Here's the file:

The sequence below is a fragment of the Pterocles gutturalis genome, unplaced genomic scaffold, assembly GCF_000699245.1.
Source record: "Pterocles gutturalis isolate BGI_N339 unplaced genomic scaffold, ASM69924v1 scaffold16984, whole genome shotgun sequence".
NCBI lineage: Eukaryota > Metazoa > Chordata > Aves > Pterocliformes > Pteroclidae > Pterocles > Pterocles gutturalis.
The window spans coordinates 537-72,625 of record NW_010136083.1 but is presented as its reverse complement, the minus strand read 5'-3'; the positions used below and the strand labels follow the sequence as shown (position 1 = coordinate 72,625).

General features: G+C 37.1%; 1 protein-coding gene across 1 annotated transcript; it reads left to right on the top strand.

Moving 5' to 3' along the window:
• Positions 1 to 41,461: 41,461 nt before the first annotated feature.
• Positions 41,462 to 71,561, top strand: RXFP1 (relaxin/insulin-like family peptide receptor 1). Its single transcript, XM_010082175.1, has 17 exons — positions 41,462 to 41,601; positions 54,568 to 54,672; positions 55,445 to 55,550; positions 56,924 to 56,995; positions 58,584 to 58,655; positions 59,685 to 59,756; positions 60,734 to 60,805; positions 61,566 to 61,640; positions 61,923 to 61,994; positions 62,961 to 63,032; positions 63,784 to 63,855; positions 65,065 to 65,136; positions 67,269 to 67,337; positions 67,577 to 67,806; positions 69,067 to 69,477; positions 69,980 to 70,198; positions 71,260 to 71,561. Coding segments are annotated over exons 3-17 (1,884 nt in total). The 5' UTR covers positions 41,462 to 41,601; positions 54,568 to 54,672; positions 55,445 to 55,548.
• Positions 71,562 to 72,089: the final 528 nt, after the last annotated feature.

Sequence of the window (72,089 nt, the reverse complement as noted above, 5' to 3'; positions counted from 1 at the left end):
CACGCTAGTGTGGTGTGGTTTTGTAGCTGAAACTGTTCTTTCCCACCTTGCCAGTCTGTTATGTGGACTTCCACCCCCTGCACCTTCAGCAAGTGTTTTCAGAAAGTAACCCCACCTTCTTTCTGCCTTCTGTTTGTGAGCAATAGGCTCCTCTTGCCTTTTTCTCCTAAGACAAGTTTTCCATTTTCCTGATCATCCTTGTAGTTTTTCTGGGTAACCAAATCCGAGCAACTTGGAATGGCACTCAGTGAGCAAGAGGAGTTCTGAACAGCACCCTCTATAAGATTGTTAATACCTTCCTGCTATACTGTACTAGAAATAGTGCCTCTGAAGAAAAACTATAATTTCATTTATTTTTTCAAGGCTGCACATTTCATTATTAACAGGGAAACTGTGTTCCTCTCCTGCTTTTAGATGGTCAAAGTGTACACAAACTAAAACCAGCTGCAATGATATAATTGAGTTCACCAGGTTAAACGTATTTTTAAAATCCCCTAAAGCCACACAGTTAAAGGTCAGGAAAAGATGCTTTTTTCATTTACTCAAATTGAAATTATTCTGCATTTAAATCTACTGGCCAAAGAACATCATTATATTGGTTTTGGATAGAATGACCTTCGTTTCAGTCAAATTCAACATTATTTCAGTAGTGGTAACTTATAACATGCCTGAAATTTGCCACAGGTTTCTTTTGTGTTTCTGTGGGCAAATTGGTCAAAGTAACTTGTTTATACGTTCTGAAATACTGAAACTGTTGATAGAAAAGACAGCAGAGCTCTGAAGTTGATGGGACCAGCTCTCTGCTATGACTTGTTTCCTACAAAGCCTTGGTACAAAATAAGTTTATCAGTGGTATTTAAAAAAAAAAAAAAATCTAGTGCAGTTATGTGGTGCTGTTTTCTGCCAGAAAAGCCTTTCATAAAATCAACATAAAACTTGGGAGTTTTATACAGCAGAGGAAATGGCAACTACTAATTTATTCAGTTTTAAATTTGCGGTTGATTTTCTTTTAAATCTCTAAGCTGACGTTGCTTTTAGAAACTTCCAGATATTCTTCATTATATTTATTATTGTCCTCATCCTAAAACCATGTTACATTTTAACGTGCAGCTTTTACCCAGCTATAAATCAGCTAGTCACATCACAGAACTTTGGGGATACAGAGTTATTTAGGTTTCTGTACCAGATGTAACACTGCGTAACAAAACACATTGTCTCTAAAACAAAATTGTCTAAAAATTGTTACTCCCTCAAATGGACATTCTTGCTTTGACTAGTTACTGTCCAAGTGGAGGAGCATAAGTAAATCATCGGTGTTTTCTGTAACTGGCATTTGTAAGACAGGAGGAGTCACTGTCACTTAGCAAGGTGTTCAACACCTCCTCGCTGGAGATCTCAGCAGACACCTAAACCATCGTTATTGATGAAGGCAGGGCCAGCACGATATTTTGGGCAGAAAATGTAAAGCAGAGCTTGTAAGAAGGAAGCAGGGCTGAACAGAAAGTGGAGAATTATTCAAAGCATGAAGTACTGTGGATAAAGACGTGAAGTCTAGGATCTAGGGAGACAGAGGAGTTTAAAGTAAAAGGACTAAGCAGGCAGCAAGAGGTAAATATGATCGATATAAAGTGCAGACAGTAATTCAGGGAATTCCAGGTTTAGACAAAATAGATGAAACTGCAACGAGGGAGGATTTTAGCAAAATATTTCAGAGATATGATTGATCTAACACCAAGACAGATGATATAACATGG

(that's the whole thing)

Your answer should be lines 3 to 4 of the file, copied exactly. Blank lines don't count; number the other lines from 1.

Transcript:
NCBI lineage: Eukaryota > Metazoa > Chordata > Aves > Pterocliformes > Pteroclidae > Pterocles > Pterocles gutturalis.
The window spans coordinates 537-72,625 of record NW_010136083.1 but is presented as its reverse complement, the minus strand read 5'-3'; the positions used below and the strand labels follow the sequence as shown (position 1 = coordinate 72,625).